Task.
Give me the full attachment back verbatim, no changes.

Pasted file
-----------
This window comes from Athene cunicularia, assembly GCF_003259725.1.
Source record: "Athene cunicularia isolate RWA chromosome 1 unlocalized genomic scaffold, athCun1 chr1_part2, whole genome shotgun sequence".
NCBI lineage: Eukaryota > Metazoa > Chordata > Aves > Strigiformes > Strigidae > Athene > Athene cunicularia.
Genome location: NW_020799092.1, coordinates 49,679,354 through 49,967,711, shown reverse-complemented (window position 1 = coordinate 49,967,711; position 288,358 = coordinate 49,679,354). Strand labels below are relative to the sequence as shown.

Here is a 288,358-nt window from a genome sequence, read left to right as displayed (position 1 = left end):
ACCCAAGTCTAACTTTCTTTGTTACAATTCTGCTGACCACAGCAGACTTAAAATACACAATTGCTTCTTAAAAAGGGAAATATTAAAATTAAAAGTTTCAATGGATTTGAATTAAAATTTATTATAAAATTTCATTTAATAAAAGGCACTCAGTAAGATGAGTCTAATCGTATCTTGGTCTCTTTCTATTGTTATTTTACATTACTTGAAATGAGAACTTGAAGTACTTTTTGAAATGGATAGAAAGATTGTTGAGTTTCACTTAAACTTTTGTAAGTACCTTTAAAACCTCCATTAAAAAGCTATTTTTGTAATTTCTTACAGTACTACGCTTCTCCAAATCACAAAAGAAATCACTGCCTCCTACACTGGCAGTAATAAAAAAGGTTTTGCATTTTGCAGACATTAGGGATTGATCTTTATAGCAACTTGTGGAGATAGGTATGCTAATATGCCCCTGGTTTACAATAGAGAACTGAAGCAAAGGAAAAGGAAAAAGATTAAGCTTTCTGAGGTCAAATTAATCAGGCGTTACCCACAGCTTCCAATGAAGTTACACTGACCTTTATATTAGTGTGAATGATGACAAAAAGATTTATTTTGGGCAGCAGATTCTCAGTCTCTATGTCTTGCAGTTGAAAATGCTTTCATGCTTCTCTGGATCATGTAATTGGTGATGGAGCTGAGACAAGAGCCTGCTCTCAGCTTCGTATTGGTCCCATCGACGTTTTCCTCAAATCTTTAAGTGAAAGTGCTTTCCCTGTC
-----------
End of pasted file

This window comes from Athene cunicularia, assembly GCF_003259725.1.
Source record: "Athene cunicularia isolate RWA chromosome 1 unlocalized genomic scaffold, athCun1 chr1_part2, whole genome shotgun sequence".
NCBI lineage: Eukaryota > Metazoa > Chordata > Aves > Strigiformes > Strigidae > Athene > Athene cunicularia.
Genome location: NW_020799092.1, coordinates 49,679,354 through 49,967,711, shown reverse-complemented (window position 1 = coordinate 49,967,711; position 288,358 = coordinate 49,679,354). Strand labels below are relative to the sequence as shown.

Here is a 288,358-nt window from a genome sequence, read left to right as displayed (position 1 = left end):
ACCCAAGTCTAACTTTCTTTGTTACAATTCTGCTGACCACAGCAGACTTAAAATACACAATTGCTTCTTAAAAAGGGAAATATTAAAATTAAAAGTTTCAATGGATTTGAATTAAAATTTATTATAAAATTTCATTTAATAAAAGGCACTCAGTAAGATGAGTCTAATCGTATCTTGGTCTCTTTCTATTGTTATTTTACATTACTTGAAATGAGAACTTGAAGTACTTTTTGAAATGGATAGAAAGATTGTTGAGTTTCACTTAAACTTTTGTAAGTACCTTTAAAACCTCCATTAAAAAGCTATTTTTGTAATTTCTTACAGTACTACGCTTCTCCAAATCACAAAAGAAATCACTGCCTCCTACACTGGCAGTAATAAAAAAGGTTTTGCATTTTGCAGACATTAGGGATTGATCTTTATAGCAACTTGTGGAGATAGGTATGCTAATATGCCCCTGGTTTACAATAGAGAACTGAAGCAAAGGAAAAGGAAAAAGATTAAGCTTTCTGAGGTCAAATTAATCAGGCGTTACCCACAGCTTCCAATGAAGTTACACTGACCTTTATATTAGTGTGAATGATGACAAAAAGATTTATTTTGGGCAGCAGATTCTCAGTCTCTATGTCTTGCAGTTGAAAATGCTTTCATGCTTCTCTGGATCATGTAATTGGTGATGGAGCTGAGACAAGAGCCTGCTCTCAGCTTCGTATTGGTCCCATCGACGTTTTCCTCAAATCTTTAAGTGAAAGTGCTTTCCCTGTC